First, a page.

Add up the total number of valence electrons from all the atoms in the molecule.
All elements up to period four on the periodic table need eight electrons to fill their outer electron shell. This property is often known as the "octet rule." The exceptions to this rule are hydrogen, which needs only two electrons in its outer shell, and boron, which requires six.
Subtract the number of valence electrons in the molecule from the number of octet electrons (usually eight). The answer is the total number of electrons needed to fill the outer electron shells of all the atoms in the molecule. Divide the answer by two, and the result is the number of covalent bonds in the molecule. Each bond uses two electrons, so the number of bonds equals half the number of required electrons.
The central atom of a molecule is usually the least electronegative atom or the atom with the highest valence. Hydrogen and halogen atoms tend to appear on the outside of the molecule and are rarely the central atom.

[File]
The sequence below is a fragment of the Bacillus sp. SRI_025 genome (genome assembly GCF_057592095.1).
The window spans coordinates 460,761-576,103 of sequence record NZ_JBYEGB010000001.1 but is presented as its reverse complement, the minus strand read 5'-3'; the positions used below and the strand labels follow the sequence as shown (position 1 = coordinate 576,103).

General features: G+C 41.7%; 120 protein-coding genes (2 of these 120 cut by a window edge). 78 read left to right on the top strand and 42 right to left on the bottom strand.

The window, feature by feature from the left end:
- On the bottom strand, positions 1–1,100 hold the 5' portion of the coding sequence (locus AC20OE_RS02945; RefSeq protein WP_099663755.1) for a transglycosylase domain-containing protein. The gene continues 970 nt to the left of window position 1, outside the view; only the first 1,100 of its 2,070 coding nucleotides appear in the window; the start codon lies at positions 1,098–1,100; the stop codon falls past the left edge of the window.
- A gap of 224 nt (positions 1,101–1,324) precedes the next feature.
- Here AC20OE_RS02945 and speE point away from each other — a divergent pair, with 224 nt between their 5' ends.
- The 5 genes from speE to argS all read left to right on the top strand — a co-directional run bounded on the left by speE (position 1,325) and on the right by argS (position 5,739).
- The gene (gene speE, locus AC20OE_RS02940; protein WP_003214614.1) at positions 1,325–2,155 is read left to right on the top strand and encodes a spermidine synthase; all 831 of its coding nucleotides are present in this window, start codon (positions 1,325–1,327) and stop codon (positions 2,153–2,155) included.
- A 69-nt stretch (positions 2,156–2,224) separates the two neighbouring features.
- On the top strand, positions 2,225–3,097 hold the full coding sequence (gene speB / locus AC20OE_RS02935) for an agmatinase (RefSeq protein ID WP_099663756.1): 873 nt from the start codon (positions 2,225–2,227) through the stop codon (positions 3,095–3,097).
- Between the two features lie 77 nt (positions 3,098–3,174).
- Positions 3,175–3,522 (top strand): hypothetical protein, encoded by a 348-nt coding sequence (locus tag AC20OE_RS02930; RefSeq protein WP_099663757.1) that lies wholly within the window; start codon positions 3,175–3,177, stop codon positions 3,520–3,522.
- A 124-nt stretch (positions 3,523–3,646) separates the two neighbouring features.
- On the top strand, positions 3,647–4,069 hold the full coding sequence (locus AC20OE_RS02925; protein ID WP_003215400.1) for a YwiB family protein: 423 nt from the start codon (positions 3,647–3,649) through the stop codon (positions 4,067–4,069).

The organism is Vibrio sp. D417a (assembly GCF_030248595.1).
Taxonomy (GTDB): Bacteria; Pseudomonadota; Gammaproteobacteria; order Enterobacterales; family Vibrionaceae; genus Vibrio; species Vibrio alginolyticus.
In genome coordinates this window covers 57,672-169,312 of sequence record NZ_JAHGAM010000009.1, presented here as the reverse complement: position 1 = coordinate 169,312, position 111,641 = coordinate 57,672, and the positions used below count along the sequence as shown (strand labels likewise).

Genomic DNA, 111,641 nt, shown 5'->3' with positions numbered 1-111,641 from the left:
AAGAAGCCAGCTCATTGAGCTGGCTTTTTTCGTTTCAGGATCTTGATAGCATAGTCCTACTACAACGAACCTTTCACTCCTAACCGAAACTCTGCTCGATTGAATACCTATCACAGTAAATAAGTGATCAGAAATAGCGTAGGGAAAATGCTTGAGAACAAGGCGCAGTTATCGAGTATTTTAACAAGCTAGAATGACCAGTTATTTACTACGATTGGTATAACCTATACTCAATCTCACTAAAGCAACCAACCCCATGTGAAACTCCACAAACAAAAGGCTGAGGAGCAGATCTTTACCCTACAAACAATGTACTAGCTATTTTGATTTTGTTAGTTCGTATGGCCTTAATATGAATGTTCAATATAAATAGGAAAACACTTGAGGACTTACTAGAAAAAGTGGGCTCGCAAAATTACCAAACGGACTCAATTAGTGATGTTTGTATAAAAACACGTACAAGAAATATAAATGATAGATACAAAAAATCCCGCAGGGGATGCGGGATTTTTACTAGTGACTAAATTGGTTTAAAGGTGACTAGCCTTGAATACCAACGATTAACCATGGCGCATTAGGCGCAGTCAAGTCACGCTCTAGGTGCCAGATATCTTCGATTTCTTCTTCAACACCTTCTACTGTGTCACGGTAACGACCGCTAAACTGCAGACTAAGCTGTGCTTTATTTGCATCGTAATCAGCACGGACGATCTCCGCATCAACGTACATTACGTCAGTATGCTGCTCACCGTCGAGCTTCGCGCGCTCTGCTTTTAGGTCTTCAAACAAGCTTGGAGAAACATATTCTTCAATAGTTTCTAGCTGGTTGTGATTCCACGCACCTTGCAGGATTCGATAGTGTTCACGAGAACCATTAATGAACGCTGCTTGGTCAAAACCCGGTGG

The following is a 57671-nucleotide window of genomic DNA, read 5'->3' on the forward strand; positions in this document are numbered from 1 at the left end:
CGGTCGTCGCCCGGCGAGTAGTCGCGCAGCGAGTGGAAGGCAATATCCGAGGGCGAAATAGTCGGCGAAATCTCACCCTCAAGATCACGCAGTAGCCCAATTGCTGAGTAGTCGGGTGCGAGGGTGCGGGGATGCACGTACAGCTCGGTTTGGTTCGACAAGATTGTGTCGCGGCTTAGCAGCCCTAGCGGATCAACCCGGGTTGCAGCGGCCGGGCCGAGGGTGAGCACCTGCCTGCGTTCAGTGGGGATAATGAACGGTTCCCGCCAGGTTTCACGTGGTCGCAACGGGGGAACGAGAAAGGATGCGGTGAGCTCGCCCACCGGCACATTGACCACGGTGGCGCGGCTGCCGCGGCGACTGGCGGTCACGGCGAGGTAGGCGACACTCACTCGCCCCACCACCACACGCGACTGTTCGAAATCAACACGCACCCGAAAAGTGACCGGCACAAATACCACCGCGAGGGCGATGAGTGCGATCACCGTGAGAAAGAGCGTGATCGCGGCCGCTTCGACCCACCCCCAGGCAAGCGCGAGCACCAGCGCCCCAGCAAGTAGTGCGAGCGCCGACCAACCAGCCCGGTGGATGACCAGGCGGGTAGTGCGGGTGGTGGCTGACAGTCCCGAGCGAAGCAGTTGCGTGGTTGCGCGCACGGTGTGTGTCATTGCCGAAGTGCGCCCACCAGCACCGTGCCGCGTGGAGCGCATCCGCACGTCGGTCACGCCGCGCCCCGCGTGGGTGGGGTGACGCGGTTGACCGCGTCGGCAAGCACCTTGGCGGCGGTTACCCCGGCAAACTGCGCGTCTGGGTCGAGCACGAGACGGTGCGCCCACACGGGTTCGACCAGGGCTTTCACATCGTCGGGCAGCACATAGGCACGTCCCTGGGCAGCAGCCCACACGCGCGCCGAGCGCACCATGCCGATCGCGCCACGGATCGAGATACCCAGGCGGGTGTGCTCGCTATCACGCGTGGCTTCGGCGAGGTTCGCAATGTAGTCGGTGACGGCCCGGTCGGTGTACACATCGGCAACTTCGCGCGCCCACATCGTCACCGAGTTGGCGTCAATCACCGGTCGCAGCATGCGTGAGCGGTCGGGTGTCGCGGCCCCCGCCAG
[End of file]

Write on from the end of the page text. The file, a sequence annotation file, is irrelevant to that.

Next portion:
Connect each surrounding atom to the central atom using a straight line. The line represents a bond between the two atoms. The central atom can connect to a total of four other atoms.
Draw electrons to complete the octets around each of the outer atoms. If there are not enough electrons to complete the octets, the skeletal structure is incorrect. Try a different arrangement.
Complete the octet for the central atom by drawing in the remaining electrons. If there are unused covalent bonds, create double bonds with lone pairs on the outside atoms. If there are more than eight electrons on the central atom and the atom is not one of the exceptions to the octet rule, the number of valence atoms may have been calculated incorrectly. This completes the Lewis dot structure.
Move shared bonds onto other atoms, and turn lone pairs into shared bonds. Always keep consistency with each atom's individual charge. This exercise provides practice with the concept of Lewis dot structures and their resonance structures.